The other day I went to a friend’s birthday party at a fancy restaurant, and he ordered this dish from their “Festival de Bichos” (Bug Festival) menu:
Bugs are a traditional culinary specialty in Mexico, and pretty much year-round you can find street vendors selling “chapulines” (grasshoppers) in a range of sizes and toasted with salt, garlic, or chile powder (or all three). The first time I tried one of the microscopic baby crickets, whose tiny legs thankfully don’t poke into your tongue, I was grossed out. But over time their flavor (reminiscent of salty tomatoes) has grown on me, and now I love snacking on even the full-grown crickets with their scratchy legs and crunchy torsos.
However, when my friend ordered his extravagant bug dish, everyone at the table was a little put off by the sight of it. In the spirit of open-mindedness, he let us try everything that was in it: escamoles (ant eggs: a little like popcorn), gusanos de maguey (maguey worms: oily and flavorless; I had tried them smoked in Oaxaca and they tasted like grilled rubber), and chicatanas (giant flying ants: sharp and lemony). Once you got past the appearance of the dish, the overall taste was okay. I’d always wanted to try Mexico’s seasonal dishes with gusanos de maguey and escamoles, but they’re quite pricey (this rice dish was about $25 USD), so I was glad to have the opportunity to finally taste these famous insect delicacies without ordering an entire plate for myself.
I can’t say I’d be inclined to order any of it in the future, except of course some spicy grasshoppers and maybe some peppery ants on the side.
The blog kind of fell off the face of the earth for a while there, but now we’re back on the air! Don’t forget to let me know if you’re interested in teaching high school in Puebla (see post below this one).
Anyway, if you enjoy exercising and nature, try biking through Puebla’s myriad small towns! The scenery is always amazing and worth all the huffing and puffing (there are no flat rides to be had here)!
If you have a Bachelor’s degree or, better yet, a Master’s, and you like teaching high school, my school is looking for part-time English teachers! Please contact me via my email (on the Contact page) for more info if you’re interested, or go ahead and send along your resume!
Every year the town of Atlixco, which is only 20 minutes from Puebla, creates a “Villa Iluminada” by filling its streets with Christmas lights. The theme is always different; this year’s theme seemed to be, oddly enough, jobs and farms. It’s always a treat to take a couple of hours after work to wander around the town and sample all the street food!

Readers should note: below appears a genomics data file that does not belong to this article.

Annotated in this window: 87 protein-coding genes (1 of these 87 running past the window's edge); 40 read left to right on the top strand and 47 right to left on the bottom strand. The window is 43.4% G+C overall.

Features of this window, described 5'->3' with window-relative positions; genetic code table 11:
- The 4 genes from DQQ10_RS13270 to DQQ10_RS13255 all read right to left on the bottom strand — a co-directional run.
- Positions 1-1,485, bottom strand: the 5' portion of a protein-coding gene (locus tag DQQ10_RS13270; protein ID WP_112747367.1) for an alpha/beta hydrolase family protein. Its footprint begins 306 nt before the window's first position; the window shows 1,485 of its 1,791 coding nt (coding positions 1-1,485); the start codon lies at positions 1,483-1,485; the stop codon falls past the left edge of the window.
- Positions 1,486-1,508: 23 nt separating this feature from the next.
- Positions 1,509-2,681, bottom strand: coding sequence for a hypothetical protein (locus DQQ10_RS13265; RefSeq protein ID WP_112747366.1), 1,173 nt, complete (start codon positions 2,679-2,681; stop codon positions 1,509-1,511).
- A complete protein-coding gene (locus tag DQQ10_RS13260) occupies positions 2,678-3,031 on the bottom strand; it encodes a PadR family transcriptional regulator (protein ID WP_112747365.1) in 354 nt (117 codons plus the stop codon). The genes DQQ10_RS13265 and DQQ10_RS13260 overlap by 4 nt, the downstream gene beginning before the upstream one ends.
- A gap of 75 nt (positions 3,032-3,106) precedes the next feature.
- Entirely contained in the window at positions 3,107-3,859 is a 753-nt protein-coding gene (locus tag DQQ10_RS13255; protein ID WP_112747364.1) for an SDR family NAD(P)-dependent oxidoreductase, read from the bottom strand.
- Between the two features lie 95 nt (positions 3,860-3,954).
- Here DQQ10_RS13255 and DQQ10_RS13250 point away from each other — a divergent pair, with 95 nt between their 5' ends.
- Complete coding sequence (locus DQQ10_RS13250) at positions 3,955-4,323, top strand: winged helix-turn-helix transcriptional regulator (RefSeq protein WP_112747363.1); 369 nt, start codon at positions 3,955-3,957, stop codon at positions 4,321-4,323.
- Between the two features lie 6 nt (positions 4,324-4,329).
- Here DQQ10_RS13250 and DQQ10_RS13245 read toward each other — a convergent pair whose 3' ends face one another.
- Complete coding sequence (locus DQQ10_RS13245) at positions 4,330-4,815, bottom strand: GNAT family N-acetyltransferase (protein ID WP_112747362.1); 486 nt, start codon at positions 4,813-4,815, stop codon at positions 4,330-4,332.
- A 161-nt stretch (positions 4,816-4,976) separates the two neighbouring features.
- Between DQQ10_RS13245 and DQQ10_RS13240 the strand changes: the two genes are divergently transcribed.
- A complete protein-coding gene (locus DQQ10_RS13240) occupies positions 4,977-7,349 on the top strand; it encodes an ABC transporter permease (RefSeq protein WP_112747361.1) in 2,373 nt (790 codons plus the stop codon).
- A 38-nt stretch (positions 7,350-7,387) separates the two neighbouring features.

When you first come to Puebla, you may find yourself confused as to when you can find your favorite street foods actually being sold, and why certain products at the store seem to be called the same thing even if they are completely different. If language is failing you, or the quesadilla lady is never there whenever you have a hankering, then here are a few tips:
- Quesadillas, tamales, and gorditas: Since these are all considered breakfast foods, you won’t find them after 11am or noon. Arrive later than that and you’ll discover that your favorite vendor is scraping off his/her grill and packing up the gas tank. Tamales are available as early as 4am outside the clubs in Cholula, or 7am in most areas, while quesadillas and gorditas pop up around 9am-ish.
Side Note: Your quesadilla will not necessarily come with cheese. The word itself refers to a folded tortilla with some sort of filling. See this discussion from the magazine Chilango.
2. Halls: “Why do people here always have sore throats? They eat Halls like there’s no tomorrow!,” you might be thinking. Or, as my mom said when I offered her one, “No, thanks, I’m fine. Is your throat hurting?” Actually, Halls are used as breath mints in Mexico, and you’ll find them in every flavor you can think of. I even once found limited-edition “Paloma” (tequila with grapefruit soda) flavor.
3. Jamón: Why, you wonder, does “jamón de pavo” exist? How can a lunchmeat be turkey and ham at the same time? The thing is, “jamón,” which you probably learned as “ham,” is just the generic word for “lunchmeat.” So you can buy “turkey ham,” “turkey breast ham,” “pork ham,” and so on.
4. Carne: Speaking of meat, “carne” is another word you should know how to use. It does refer to meat in general, and you can request “carne de puerco” (pork), “carne de res” (beef), etc. However, most people use it only for red meats. If you’re a vegetarian but all you tell someone is that you don’t eat “carne,” then you’ll be served a healthy portion of chicken!
5. Calabaza vs. Calabacita: “Squash” and “little squash” are not quite what they seem. “Calabaza” refers to large squashes in general, sometimes pumpkin, while “calabacita” is actually “zucchini.”
6. Galletas saladas y dulces: Yes, “galletas” refers to both cookies and crackers. If you’re looking for some Ritz, get “galletas saladas,” and if you want Chips Ahoy, then ask for just “galletas.”
I hope that helps to clear up some of your confusion about the food here!